I continued down the flat and narrow road on the shore of Loch Ness to the second fjord departing from the main water and the village there; Invermoriston. This is a major crossroad with the road to the right going out to Isle Of Skye and the islands of Scotland. I really wanted to go there, but I had to continue down The Great Glen instead. The road took me back to Loch Ness again and the final bit to Fort Augustus.
Looking back again past towards the north end of Loch Ness
Looking down towards Fort Augustus at the end of Loch Ness
After some more flat roads along Loch Ness, I neared the end of this loch and entered Fort Augustus where I took a break at the locks which takes boats up and down the The Caledonien Canal from Loch Ness. A really great piece of engineering.
The locks at Fort Augustus
The weather was uncomfortable hot now and I was really in trouble. I continued my bikeride again. The road took me up a big forest with a flat road through it and then down to a bridge over the canal again. For some reason, I bought a cold chicken in a shop there and could only eat half of it due to dehydration and general heat induced exhaustion. I stayed there for well over an hour, trying to finish of the chicken. The rest of the day was a desperate hard bikeride where dehydration was a the big issue.
After the long break, I continued along the canal, over a new road and back to a forest. I passed through the crossroad at
Invergarry and the road took me through a forest and down the canal again. The road was reasonable flat all the way with a good descent down to Loch Lochy . The road was flat, but I was thirsty as a swamp and the sun so hot that I felt like I was melting away. This was hard going.
Then I hit the hills going up from Loch Lochy to a moor taking me over to Spean Bridge. This is a hard climb in good conditions. In a heatwave like that day and in a dense forest, the climb was desperate hard. I was close to collapsing at the end of the climb when I reached the
Commando memorial. This memorial stone, also incorporating Norwegian commandos who used this area for training before seeing action in Norway and other places, is a brilliant viewpoint.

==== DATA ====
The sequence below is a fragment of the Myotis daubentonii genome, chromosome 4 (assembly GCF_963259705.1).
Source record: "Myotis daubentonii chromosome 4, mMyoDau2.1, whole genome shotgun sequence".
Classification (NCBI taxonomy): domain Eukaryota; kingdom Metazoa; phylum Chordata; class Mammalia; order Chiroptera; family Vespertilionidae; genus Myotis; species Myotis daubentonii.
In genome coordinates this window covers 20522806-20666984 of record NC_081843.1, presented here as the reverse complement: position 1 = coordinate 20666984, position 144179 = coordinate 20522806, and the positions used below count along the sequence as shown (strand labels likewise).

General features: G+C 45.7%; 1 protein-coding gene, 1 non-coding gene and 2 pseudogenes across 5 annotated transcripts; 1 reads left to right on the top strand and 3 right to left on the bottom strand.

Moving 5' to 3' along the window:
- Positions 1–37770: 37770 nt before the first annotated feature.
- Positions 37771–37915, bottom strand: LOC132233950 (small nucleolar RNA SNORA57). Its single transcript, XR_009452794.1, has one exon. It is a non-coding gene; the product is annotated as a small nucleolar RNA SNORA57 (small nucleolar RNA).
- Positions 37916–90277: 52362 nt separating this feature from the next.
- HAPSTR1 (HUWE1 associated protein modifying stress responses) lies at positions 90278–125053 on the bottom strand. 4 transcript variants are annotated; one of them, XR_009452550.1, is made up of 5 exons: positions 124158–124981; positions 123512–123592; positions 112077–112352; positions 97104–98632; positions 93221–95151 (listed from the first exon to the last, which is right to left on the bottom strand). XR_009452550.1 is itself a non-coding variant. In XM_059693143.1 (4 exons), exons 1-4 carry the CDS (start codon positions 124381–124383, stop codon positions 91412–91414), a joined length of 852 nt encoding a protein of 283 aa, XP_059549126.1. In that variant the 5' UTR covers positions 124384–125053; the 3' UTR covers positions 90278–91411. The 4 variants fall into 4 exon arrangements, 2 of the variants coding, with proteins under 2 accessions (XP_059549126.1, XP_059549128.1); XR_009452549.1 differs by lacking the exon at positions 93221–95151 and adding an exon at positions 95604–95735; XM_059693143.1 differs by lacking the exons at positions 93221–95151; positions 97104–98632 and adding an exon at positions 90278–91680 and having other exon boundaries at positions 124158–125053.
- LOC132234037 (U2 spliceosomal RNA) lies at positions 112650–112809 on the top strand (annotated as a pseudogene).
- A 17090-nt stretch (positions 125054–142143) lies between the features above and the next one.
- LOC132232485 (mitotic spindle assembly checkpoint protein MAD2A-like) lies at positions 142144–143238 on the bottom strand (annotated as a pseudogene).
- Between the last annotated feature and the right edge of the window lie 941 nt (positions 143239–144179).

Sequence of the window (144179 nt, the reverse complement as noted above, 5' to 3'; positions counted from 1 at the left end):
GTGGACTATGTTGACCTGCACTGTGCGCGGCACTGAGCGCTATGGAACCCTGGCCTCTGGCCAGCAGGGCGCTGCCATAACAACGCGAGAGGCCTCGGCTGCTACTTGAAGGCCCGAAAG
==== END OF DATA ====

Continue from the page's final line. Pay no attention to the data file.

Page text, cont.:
Looking up at Ben Nevis from the road at Commando Memorial
The views towards the highest mountain in United Kingdom, Ben Nevis, is simply breathtaking. I was severe thirsty though so I continued down the road to
Spean Bridge where I bought a lot of drink. The heat in this baking oven was turned up to max and I was really suffering. I continued down the descent and flat terrain to Fort Williams while drinking a lot more than I thought was possible to drink. I was in deep problems and very happy when I reached the end of this baking oven;
Fort Williams. This big village is at the seafront with a very nice sea breeze helping me out with the cooling down bit. I spent some time there before I continued on the very busy A 82 again out Loch Linnhe. The road was mostly flat alongside the sea. At the end of the loch, I came across a small ferry port called Corran. I stopped there for a while, observing the ferry traffic. It was starting to get late and I was not too keen to go into the mountains and meet the horrible Scottish midges so when I passed a campsite just after the ferry port, I thought about it and doubled back again to the campsite. I then paid for pitching up the tent. This because I believed there was no midges down at the sea while there was billions of those bloodthirsty creeps up in Glencoe. So I went to sleep in the tent after at times a desperate hard bikeride.
I did not sleep long though. My midge avoiding plan had backfired on me and I was now the subject of a feeding frenzy. Everyone on that campsite was indeed the night buffet for the local
midges . I tried everything to protect myself for a couple of hours, starting just before midnight. Everything. But to no avail. So I took down my tent and went on a panic retreat from this campsite whilst I still had blood in my body. I was panicking big time. In the chaos, I lost one of the more important tent plugs, never to be seen again. But I was OK with that. I managed to get packed and get away along with the rest of the night buffet who also broke camp and retreated from this onslaught of midges. It was one of the most horrible experiences I have ever had on a bike. I hit the road at around 0200 in the morning past Onich on my way to the bridge at Ballachulish . I had done packaging wrong so I had to sort out the packaging and the bike on the middle of the bridge. I took the A 82 in the fjord to